I assume from your question, that you’re not using Java within Oracle. You’re “just” using JDBC to access Oracle.
In case of performance problems, it important that you identify the wait causes. Is it the DB that’s busy, or your frontend application that’s slowing things down – or a combination. Reasons for performance problems are plentitude – without knowing excatly where to look, you just left to guess work and probably will never find the right solution.
In general, if an application gets slow under load, it’s archtectural. Table design wrong, or your SQLs aren’t build right. If you’re faced with a climbing memory consumption that won’t go down, it looks like you’re not freeing data from the heap. Remember to close connections, cursors etc. to free up used resources.
Your Java VM is controlled via parameters to the “java” executable on your platform. -mX and -mS can help. However, I’ve never seen them cause performance problems – I’ve raised them from their defaults when our applications run out of space and we get memory errors specifically.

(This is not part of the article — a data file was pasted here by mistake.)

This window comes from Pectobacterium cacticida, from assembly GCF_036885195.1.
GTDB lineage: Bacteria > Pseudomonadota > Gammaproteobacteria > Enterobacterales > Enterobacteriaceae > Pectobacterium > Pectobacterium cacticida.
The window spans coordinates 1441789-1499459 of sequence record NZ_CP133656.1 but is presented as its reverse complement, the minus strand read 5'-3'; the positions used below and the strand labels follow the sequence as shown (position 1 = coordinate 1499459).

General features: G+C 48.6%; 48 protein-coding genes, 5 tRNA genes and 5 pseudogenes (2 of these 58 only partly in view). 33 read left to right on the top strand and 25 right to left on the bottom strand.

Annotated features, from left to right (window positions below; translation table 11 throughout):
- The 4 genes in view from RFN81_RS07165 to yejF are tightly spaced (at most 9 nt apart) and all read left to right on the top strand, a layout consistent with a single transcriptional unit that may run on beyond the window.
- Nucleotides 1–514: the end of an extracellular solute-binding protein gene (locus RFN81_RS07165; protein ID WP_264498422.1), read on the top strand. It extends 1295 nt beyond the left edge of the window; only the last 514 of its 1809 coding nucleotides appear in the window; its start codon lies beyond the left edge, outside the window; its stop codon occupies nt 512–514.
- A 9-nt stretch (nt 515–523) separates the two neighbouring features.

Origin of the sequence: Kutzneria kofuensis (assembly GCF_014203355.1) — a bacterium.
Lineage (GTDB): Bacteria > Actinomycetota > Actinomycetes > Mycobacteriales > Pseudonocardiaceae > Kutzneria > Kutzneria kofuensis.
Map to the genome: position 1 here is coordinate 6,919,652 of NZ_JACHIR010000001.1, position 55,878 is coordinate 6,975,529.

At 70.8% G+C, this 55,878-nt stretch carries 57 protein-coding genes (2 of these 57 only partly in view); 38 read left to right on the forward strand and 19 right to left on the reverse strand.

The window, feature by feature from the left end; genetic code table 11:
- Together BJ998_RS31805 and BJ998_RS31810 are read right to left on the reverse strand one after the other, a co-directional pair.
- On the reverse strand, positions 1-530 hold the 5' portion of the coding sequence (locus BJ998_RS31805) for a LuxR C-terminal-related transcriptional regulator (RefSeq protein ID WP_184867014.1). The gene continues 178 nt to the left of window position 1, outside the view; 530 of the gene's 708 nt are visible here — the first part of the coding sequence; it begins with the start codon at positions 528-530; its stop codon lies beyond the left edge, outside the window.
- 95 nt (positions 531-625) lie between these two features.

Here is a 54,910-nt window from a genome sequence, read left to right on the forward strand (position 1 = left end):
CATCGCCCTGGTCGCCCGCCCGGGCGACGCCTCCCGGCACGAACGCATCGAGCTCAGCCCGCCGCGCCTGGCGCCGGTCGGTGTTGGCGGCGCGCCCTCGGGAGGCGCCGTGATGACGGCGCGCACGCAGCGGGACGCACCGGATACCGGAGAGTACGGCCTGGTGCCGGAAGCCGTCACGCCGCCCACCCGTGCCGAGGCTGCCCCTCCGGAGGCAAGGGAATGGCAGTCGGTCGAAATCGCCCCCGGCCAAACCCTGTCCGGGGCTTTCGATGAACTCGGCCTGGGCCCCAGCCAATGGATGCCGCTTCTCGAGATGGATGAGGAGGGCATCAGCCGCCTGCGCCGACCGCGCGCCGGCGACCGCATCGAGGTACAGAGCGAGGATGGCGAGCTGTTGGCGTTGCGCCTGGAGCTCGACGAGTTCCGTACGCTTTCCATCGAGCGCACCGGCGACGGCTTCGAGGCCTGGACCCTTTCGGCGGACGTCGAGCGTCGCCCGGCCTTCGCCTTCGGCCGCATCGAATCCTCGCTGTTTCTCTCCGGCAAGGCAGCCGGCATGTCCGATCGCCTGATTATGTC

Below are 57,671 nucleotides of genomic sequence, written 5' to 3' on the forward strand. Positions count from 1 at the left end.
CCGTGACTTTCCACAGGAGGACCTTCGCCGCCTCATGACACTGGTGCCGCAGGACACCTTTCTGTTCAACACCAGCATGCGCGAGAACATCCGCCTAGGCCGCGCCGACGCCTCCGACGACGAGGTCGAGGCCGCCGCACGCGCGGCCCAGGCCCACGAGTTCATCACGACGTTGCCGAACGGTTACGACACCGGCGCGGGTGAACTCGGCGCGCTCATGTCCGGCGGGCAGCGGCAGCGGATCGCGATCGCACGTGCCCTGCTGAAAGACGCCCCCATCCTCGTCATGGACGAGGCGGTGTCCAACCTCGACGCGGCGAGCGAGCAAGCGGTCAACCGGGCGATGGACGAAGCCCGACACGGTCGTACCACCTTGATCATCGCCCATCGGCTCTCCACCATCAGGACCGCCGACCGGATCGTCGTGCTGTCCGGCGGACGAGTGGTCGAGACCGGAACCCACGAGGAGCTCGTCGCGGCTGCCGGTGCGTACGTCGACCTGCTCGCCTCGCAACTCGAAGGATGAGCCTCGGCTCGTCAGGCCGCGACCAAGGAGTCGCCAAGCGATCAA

Having a garbage collector doesn’t mean you can ignore cleanup in your code. Depending on your JVM version there are options to control the garbage collector.
However, before you fully target that – make sure the garbage collector is the reason your application is working slow. Maybe you’re selecting 1000s and 1000s of records back to your client only to show 10 rows, and then dismissing the rest? That wourld certainly keep the garbage collector busy cleaning up all the time. It would be better only to transfer the 10 needed rows – it’s faster and doesn’t waste memory. In other words, if the garbage collector is spending a lot of time, find out why.